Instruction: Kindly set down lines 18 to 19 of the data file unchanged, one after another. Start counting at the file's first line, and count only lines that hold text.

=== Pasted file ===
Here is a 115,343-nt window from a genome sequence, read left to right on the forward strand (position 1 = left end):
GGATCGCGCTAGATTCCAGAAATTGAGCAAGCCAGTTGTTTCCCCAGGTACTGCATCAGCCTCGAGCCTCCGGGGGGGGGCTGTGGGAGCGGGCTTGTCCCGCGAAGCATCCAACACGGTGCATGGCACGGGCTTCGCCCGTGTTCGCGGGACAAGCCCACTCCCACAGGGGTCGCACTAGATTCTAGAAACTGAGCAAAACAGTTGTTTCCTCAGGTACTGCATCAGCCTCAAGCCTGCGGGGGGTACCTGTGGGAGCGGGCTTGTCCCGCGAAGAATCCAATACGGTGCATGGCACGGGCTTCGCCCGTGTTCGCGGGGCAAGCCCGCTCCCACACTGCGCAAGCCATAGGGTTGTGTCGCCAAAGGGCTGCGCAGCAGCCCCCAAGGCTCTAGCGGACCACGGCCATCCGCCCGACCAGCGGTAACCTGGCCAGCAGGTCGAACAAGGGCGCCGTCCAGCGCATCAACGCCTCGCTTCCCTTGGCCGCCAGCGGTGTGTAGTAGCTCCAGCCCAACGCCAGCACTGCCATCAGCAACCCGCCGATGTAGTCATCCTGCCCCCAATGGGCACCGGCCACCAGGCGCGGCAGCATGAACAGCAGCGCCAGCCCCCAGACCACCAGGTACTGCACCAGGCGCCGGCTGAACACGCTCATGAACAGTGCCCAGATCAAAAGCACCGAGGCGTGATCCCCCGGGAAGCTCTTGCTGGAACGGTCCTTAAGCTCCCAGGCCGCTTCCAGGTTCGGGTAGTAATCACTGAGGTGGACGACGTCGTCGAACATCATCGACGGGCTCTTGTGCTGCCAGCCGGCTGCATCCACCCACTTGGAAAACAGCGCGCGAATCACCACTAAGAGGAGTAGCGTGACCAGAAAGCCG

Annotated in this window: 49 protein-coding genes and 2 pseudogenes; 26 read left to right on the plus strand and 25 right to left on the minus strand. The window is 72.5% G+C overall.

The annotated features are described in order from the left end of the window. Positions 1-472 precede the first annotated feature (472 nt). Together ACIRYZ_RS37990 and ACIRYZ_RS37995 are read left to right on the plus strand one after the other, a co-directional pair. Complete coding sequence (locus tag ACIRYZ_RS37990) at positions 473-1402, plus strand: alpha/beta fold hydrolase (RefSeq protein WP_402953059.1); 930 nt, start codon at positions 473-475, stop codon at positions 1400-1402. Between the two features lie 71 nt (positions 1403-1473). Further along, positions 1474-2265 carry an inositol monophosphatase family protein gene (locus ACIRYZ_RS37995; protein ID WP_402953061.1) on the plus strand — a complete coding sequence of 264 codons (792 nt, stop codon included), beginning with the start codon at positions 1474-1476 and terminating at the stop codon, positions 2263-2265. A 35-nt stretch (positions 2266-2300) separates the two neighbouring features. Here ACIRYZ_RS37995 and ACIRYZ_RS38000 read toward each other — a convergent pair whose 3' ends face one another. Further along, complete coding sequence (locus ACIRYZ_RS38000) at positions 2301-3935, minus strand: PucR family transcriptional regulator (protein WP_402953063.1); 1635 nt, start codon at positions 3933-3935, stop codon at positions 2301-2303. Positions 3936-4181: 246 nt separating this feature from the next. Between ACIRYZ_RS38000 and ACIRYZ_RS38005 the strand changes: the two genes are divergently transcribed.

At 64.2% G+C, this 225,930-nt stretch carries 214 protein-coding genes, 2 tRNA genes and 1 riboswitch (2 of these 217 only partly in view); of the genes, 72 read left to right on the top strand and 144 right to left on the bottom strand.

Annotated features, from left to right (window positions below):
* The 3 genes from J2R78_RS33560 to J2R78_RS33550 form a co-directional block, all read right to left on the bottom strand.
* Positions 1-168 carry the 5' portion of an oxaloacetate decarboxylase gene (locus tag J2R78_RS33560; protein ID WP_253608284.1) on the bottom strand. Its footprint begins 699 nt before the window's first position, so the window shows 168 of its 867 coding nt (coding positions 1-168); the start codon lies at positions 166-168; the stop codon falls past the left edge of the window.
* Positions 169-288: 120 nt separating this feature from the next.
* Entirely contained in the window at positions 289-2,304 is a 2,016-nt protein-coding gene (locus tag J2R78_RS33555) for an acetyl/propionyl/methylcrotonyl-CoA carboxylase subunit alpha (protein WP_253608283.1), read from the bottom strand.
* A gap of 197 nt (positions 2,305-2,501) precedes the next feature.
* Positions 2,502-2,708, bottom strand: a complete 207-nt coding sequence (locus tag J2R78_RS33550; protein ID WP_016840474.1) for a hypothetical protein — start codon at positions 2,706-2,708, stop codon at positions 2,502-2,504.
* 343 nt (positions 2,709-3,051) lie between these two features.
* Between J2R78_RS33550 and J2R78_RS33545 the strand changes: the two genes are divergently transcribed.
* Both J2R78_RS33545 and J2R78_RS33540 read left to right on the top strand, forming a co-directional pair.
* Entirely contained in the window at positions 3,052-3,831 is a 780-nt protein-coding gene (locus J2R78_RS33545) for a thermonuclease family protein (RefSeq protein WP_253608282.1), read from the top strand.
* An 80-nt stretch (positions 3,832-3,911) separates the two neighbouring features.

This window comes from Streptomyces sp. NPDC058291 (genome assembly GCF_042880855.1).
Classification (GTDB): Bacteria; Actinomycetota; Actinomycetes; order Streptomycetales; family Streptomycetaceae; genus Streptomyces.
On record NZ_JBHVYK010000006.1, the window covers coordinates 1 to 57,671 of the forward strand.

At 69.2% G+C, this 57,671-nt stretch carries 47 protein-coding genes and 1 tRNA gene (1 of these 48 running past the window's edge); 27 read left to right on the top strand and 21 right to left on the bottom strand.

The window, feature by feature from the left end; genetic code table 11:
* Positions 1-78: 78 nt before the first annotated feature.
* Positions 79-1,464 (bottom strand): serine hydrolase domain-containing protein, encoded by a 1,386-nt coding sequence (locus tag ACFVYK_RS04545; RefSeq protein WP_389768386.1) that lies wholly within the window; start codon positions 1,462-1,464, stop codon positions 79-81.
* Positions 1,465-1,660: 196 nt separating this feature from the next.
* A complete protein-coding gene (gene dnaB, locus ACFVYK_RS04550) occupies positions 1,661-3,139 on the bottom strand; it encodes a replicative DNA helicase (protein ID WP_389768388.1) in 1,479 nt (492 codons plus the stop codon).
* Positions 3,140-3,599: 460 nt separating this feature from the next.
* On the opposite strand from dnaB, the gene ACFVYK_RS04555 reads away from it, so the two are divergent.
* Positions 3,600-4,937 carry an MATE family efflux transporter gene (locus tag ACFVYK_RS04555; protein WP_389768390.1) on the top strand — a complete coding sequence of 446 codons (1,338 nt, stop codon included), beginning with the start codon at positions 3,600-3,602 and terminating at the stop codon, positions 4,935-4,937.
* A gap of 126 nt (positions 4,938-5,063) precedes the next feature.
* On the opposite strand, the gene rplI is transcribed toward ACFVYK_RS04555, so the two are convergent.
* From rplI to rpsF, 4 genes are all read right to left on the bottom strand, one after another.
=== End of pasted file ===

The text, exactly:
This window comes from Streptomyces sp. NPDC058291 (genome assembly GCF_042880855.1).
Classification (GTDB): Bacteria; Actinomycetota; Actinomycetes; order Streptomycetales; family Streptomycetaceae; genus Streptomyces.